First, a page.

Wednesday, March 31, 2004

Includes your actual philosophical French

Flew home yesterday. Pleasantly surprised to discover that I had an aunt on the same plane (she was on her way to Miami, changing in Minneapolis) and it was her birthday. Then, off the plane, Maddy and I went to Hair Police and got our hair cut, and home.

A ponder about yesterday's Round the Horne post: Brian Cooke made a comment in the Round the Horne -- Revisited programme, about the Julian and Sandy characters, to the effect that "what we laugh at, we aren't frightened of" (some of his programme notes are in this Guardian article, but not that comment). Which, on the plane home, suddenly crystallised my problem with the shape of the material in the "Revisited" show.

On the original Feldman-Took show, we mostly aren't laughing at Julian and Sandy, although, as Feldman and Took commented, they rapidly became the showstoppers, and we're certainly not laughing at them because they're homosexual. Much of the humour in the Jules and Sand material comes from the knowledge that, on the contrary, they're laughing at us. The parlare/polari they talk is a cant whose function is not to be understood by those not part of the cognoscenti, a theatrical slang adopted by the gay underground at a time when male homosexual acts were imprisonable offences in the UK. One can be fairly certain that Sandy isn't talking about piano-playing when he tells you that Julian is "a miracle of dexterity on the cottage upright", and that Kenneth Horne (and most of us listening) are missing the significance of much of the conversation. It's transgressive humour that majority of the audience is not actually supposed to get. They know it's funny. They don't know how funny. (And it's radio comedy -- you can't stare at it until it makes sense.)

The web being the web, you're only a google away from most of what you need. So here's an extract from a Julian and Sandy conversation to try to show you what I mean. (The boys took on different jobs each week. This week, they seem to be the Carnaby Street foxhunt...)

HORNE: Hello - is there anybody there?

JULIAN: Yoicks, tally-ho, ducky!

SANDY: We are your actual Carnaby Hunt. Jule's MFH - I'm the Whipper In.

HORNE: And very nice you look, too. How many of you are there in the hunt?

JULIAN: Just Sand and me so far.

SANDY: And, of course, Reynard.

HORNE: The fox?

SANDY: No, ducky. Reynard La Spoon, the choreographer - he's a close personal, ent he, Jule?

JULIAN: An intime - you'll get on well with him. He's your type - all butch.

SANDY: But questing. You must have seen his work. He does fantastic things on the television.

JULIAN: You know, they all come trolling on in form-hugging black and do evocative things with chairs and ladders and planks of wood. He once done something with a bentwood chair that made Robert Helpman's eyes stand out like organ stops.

SANDY: It was his own fault for standing so close.'Course Reynard's classical trained.

JULIAN: Oh, yes. He's got your full classical.

SANDY: Started in John Cranko's Nutcracker and worked his way up.

JULIAN: He supported Dame Margot's Sleeping Beauty when Nureyev backed out.

HORNE: And he's the only other member of the hunt, is he?

SANDY: So far - but we're hoping to attract your show business clientele.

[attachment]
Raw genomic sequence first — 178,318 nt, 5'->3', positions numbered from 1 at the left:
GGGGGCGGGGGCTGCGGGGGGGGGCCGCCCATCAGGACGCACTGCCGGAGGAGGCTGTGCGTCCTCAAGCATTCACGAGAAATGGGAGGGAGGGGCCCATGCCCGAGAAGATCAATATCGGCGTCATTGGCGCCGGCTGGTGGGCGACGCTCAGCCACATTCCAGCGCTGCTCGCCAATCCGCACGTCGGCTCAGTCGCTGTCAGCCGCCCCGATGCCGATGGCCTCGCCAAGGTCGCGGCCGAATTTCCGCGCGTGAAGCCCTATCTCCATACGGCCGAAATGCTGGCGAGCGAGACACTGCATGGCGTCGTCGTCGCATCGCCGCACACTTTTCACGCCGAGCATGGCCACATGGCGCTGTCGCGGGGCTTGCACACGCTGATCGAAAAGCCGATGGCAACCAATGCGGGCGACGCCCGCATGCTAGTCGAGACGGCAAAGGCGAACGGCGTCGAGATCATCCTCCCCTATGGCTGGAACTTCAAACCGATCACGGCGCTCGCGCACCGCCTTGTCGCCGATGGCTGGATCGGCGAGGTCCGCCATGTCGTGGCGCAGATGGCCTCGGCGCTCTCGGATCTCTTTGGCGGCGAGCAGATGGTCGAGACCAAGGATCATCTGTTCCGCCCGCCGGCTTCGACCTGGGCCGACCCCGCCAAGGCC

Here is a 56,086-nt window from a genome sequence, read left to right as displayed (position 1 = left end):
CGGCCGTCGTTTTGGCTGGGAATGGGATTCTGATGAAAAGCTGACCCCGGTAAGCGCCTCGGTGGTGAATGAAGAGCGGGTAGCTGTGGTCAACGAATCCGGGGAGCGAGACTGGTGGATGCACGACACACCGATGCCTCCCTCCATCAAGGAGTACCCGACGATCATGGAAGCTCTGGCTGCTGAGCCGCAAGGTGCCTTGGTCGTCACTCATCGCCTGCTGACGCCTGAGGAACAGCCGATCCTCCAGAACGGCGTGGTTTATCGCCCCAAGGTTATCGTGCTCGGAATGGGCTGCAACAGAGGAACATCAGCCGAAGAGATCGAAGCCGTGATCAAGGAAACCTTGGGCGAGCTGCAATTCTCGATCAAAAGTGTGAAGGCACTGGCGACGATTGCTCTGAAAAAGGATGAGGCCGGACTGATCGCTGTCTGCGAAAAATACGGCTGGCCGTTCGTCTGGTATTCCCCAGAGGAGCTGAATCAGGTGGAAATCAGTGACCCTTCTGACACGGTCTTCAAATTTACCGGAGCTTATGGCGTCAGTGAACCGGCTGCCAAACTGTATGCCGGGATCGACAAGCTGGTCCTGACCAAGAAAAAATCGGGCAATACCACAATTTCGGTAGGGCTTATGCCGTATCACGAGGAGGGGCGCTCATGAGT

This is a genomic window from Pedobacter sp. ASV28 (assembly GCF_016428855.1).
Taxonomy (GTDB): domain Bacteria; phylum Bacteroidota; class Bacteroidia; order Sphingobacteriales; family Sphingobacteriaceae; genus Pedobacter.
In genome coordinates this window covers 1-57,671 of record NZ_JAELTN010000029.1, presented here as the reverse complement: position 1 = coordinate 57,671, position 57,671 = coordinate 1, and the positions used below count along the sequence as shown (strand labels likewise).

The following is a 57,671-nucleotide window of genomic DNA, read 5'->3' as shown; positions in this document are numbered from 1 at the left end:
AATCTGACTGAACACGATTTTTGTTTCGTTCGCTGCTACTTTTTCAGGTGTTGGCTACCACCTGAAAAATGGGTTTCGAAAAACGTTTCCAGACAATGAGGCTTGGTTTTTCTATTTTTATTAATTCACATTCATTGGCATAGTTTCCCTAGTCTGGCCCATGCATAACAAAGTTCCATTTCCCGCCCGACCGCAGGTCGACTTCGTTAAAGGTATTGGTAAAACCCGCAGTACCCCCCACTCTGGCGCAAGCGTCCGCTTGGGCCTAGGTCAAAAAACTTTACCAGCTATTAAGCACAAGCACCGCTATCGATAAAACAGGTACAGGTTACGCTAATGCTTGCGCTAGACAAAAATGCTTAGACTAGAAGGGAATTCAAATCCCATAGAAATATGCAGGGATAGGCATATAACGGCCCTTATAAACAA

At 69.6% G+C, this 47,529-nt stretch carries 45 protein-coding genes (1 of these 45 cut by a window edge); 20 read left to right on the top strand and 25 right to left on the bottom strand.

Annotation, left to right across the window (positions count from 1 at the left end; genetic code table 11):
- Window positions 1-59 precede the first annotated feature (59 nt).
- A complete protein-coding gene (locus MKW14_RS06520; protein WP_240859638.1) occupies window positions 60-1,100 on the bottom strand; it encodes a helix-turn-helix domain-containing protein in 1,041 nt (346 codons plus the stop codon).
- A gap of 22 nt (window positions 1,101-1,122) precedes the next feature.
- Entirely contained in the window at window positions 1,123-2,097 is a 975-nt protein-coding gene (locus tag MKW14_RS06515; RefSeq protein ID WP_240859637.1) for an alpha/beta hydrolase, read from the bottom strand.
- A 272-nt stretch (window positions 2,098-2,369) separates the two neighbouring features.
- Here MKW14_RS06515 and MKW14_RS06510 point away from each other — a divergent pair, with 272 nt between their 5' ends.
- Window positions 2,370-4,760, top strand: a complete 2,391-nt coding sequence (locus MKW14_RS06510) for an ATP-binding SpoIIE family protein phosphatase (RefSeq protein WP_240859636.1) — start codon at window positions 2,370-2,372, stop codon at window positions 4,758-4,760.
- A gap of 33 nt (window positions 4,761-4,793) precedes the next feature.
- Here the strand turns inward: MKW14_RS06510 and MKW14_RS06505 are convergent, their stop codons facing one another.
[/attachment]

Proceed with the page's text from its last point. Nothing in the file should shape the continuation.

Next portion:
HORNE: And where do you hunt from?

JULIAN: Oh, here - in Carnaby Street.

HORNE: There can't be many foxes in Carnaby Street.

JULIAN: No. Not foxes. There's not what you could call a plethora of foxes round here, but you still have the thrill of the chase.

HORNE: The chase? But what can you find to chase in Carnaby Street?

SANDY: He's very jejune, isn't he, Jules?

JULIAN: It's a quality I admire in him. Would that I still had it. (Sighs) 'Ou sont les neiges d'antan', Mr. Horne -

SANDY: That's your actual philosophical French. Still, don't brood, Jule, you'll get lines.

You can read more of the sketches at


And changing the subject about as much as it can possibly be changed...

I just thought you might like this. It's really spooky and very real. The best photos are at the end.


And I was fascinated, chilled. Without the photographs it would be like reading a piece of post-apocalyptic 60s or 70s SF. With the photos, it manages to become a journey into hell that I wanted to go on too. Real life sense of wonder.

Go read it. If it's crashed because too many of you are going to look at it, put it off a day or so and then check again.


Over at the Mumpsimus, Matthew Cheney talks about teaching (and reading) my short story "Bitter Grounds". (It's in Nalo Hopkinson's uniformly excellent anthology Mojo: Conjure Stories, and will also be reprinted in one of the upcoming Year's Best Collections, but I don't actually remember which one, which as I type it I realise sounds like bragging and is actually merely incompetence combined with jet-lag. The three stories from last year, "Study in Emerald", "Closing Time" and "Bitter Grounds" have been taken by about five different upcoming Year's Best anthologies and I've completely lost track of which story is in which book. But am very happy about them all being republished.)

Sometimes short stories can be a balancing act -- there's a joy to writing something that doesn't give everything up on first reading, but you still want to give people enough on first reading to have enjoyed themselves. Gene Wolfe's definition of good literature as that which can be read with pleasure by an educated reader on first reading, and re-read with increased pleasure comes to mind. I suspect that my ideal reader for "Bitter Grounds" reads it once, goes "hmph..." and then, a week or so later, with the story sort of itching in the back of her head, goes back to read it again, and finds that it's topographically reconfigured into a completely different story.